A diverse set of water challenges and opportunities
The Indonesian archipelago is home to 261 million people, spread across over 17,500 islands. As the fourth most populous country in the world, Indonesia’s water challenges are as diverse as its geography and population. Furthermore, the distribution of water and population are unevenly distributed: the island of Java contains over 50 percent of Indonesia’s population, but only 4 percent of its available surface water resources.
Indonesia is facing a series of water management challenges as water infrastructure and services have struggled to keep pace with population growth, demand and development. As Indonesia puts into place both legal and governance mechanisms to implement best practices in Integrated Water Resource Management, it is drawing upon support from the international community.
Australia’s collaborative approach to supporting water management in Indonesia
In December 2017, an Australia-Indonesia Memorandum of Understanding (MoU) was signed by the Department of Agriculture and Water Resources of Australia (now Department of Agriculture) and the Ministry of National Development Planning of the Republic of Indonesia with the objective of strengthening the cooperation between Indonesia and Australia in water resources and agricultural development, and to improve processes of planning, programming and project preparation. The agreement focuses on water resource management, agriculture, irrigation, water supply and sanitation.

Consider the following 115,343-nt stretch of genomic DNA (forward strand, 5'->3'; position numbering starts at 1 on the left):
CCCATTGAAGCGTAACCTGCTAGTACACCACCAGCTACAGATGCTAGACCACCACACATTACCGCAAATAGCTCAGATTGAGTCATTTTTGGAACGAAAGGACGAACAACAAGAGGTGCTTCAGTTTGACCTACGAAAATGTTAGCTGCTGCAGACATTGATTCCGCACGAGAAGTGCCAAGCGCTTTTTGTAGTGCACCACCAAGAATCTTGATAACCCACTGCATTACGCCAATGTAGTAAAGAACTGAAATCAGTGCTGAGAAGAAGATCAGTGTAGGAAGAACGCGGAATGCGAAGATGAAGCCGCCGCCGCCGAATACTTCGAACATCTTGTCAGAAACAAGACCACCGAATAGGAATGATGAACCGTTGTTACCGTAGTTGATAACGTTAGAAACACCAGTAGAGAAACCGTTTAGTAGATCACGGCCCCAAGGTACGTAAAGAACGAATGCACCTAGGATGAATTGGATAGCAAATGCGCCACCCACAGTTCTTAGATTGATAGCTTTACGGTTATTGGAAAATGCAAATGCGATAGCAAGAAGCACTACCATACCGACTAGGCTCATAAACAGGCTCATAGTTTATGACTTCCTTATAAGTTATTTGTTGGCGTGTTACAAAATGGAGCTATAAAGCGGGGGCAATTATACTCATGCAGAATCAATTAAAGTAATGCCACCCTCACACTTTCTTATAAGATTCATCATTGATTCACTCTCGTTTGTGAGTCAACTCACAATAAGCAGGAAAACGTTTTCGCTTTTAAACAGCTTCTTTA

AWP Indonesia support
The Australian Water Partnership (AWP) works collaboratively with DFAT, its International Partners, and the Government of Indonesia in order to provide demand-led support for the complexity of challenges facing water management in Indonesia. The AWP is also extending programs in country that have been applied elsewhere in the Indo-Pacific region.
In support of the 2017 MoU, AWP is building foundations with government partners and collaborating on identifying critical issues. Australia’s water reform experience presents an opportunity to assist Indonesia in progressing the management of its water resources in sustainable and inclusive ways. In addition, AWP looks to extend existing activities that have had demonstrated success in nearby countries into Indonesia where suitable and appropriate.
Gender Equality and Social Inclusion
Irrigation and Agriculture
Integrated Urban Water Management
River Basin Planning
Sustainable Development Goals
Young Water Professional